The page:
“A lot of people just don’t like being on an eight-hour shift,” he said. “They like to turn on or off the work clock, when they want.”
Osborne cautions that people working flexible schedules could be more vulnerable the next time the economy slips into recession.
“Contingent labor is often first hired, first fired,” he said. “It’s here to stay for the long run, but in a downturn it will suffer disproportionately.”
Laird credits technology, especially cell-phone apps, for making it easier for employers to connect with workers for flexible scheduling or for people to pursue other business opportunities on their own. Several cell-phone apps allow people to search for part-time or gig jobs, sometimes just hours before they need to be filled.
Myra Gonzalez has used her cell phone to build a part-time business selling women’s clothing and accessories, both used and new. A job with traditional hours wouldn’t fit her needs.
“I have five children, two are twins, so I’m pretty busy at home,” said the 32-year-old Phoenix woman. “This has allowed me to have income yet stay at home to nurture them.”
Using her cell phone, Gonzalez uploads photos of clothing items, often modeling them herself, and posts them on social marketplace Poshmark.com, where she has been a seller for the past three years.
“At first, I just wanted to clean out my personal closet,” she said. “In my first week, I made $1,000 (in sales) so I thought, ‘OK, I’m going to stick with this’.”
Her husband, who owns a landscape-gravel business, is the main breadwinner, but her side job provides extra income.
“I enjoy it a lot — I’m super into fashion,” Gonzalez said, adding that she sells on Poshmark a couple hours a day over a few days each week.
Potential for retirees, too
A desire for flexibility cuts across demographic lines, said Laird. It includes middle-aged workers and baby boomers now reaching traditional retirement years.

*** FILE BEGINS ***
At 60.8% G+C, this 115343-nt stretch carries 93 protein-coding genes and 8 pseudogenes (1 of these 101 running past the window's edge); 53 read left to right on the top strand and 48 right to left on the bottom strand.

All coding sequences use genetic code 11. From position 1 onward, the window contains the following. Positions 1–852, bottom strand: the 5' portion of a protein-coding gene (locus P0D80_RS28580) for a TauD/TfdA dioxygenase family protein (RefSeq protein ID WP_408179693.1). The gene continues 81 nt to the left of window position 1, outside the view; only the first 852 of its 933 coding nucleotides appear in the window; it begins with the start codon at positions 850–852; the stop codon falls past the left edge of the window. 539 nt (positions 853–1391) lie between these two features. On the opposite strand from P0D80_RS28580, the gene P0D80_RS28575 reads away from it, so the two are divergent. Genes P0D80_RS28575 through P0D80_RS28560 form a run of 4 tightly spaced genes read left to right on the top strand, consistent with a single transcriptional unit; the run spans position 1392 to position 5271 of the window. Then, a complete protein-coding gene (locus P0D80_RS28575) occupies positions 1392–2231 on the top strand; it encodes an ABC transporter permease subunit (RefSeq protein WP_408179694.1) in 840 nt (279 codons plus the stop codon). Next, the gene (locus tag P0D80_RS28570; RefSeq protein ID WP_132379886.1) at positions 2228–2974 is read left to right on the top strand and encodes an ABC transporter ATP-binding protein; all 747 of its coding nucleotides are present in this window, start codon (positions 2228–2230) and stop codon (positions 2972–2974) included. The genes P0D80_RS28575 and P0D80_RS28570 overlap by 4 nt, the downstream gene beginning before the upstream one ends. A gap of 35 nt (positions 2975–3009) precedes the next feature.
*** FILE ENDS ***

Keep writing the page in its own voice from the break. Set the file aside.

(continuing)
Many people in their late 40s, 50s and 60s might be facing burnout or seeking to leave physically demanding jobs, according to the Boston College report. For them, other lines of work, including those with flexible schedules, can be the ticket.
While job changes for older workers often entail financial sacrifices — lower pay or reduced benefits in particular — that isn’t always the case. At any rate, going back to work for a few extra years, even in part-time, flexible-schedule positions, can help many of these individuals shore up their finances.
For example, doing so might allow a person to delay claiming Social Security, thus qualifying for higher retirement benefits later, or avoid tapping into personal retirement savings prematurely.
But finances are only part of the story. Lifestyle concerns also weigh heavily.
“One thing that nearly all (categories of workers) agree on is the growing importance of adaptive work schedules,” said a recent report by Mercer, a workplace research and consulting company.
In a survey conducted by Mercer, 54% of respondents said managing work/life balance is one of the top things their companies can do for them. That was up from 40% in 2018 and 26% in 2017.
That sentiment is “reflected in the 82% of employees saying that they would be willing to consider working on a freelance basis,” the Mercer report said.